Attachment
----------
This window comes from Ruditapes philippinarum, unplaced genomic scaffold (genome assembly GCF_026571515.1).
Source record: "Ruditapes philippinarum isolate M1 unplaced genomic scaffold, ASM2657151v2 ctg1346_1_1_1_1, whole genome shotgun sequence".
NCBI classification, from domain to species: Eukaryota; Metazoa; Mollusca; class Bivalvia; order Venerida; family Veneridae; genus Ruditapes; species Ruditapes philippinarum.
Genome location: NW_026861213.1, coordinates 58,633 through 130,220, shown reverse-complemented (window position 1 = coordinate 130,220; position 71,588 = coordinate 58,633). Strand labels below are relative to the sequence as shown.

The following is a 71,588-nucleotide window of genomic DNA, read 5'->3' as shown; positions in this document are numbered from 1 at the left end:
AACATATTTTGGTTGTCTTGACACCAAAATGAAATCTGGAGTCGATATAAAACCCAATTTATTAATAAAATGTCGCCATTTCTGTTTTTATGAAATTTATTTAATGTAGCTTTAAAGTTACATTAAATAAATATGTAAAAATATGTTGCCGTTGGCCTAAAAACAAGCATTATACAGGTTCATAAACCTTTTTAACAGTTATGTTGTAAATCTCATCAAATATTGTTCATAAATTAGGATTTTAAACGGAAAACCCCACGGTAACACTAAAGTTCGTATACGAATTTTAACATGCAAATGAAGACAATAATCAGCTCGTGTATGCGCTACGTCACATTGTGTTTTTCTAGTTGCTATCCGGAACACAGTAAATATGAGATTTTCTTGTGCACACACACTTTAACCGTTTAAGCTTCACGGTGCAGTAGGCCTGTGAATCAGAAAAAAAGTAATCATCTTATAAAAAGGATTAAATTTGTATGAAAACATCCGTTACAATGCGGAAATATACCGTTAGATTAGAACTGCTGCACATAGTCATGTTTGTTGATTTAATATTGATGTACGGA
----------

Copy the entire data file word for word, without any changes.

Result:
This window comes from Ruditapes philippinarum, unplaced genomic scaffold (genome assembly GCF_026571515.1).
Source record: "Ruditapes philippinarum isolate M1 unplaced genomic scaffold, ASM2657151v2 ctg1346_1_1_1_1, whole genome shotgun sequence".
NCBI classification, from domain to species: Eukaryota; Metazoa; Mollusca; class Bivalvia; order Venerida; family Veneridae; genus Ruditapes; species Ruditapes philippinarum.
Genome location: NW_026861213.1, coordinates 58,633 through 130,220, shown reverse-complemented (window position 1 = coordinate 130,220; position 71,588 = coordinate 58,633). Strand labels below are relative to the sequence as shown.

The following is a 71,588-nucleotide window of genomic DNA, read 5'->3' as shown; positions in this document are numbered from 1 at the left end:
AACATATTTTGGTTGTCTTGACACCAAAATGAAATCTGGAGTCGATATAAAACCCAATTTATTAATAAAATGTCGCCATTTCTGTTTTTATGAAATTTATTTAATGTAGCTTTAAAGTTACATTAAATAAATATGTAAAAATATGTTGCCGTTGGCCTAAAAACAAGCATTATACAGGTTCATAAACCTTTTTAACAGTTATGTTGTAAATCTCATCAAATATTGTTCATAAATTAGGATTTTAAACGGAAAACCCCACGGTAACACTAAAGTTCGTATACGAATTTTAACATGCAAATGAAGACAATAATCAGCTCGTGTATGCGCTACGTCACATTGTGTTTTTCTAGTTGCTATCCGGAACACAGTAAATATGAGATTTTCTTGTGCACACACACTTTAACCGTTTAAGCTTCACGGTGCAGTAGGCCTGTGAATCAGAAAAAAAGTAATCATCTTATAAAAAGGATTAAATTTGTATGAAAACATCCGTTACAATGCGGAAATATACCGTTAGATTAGAACTGCTGCACATAGTCATGTTTGTTGATTTAATATTGATGTACGGA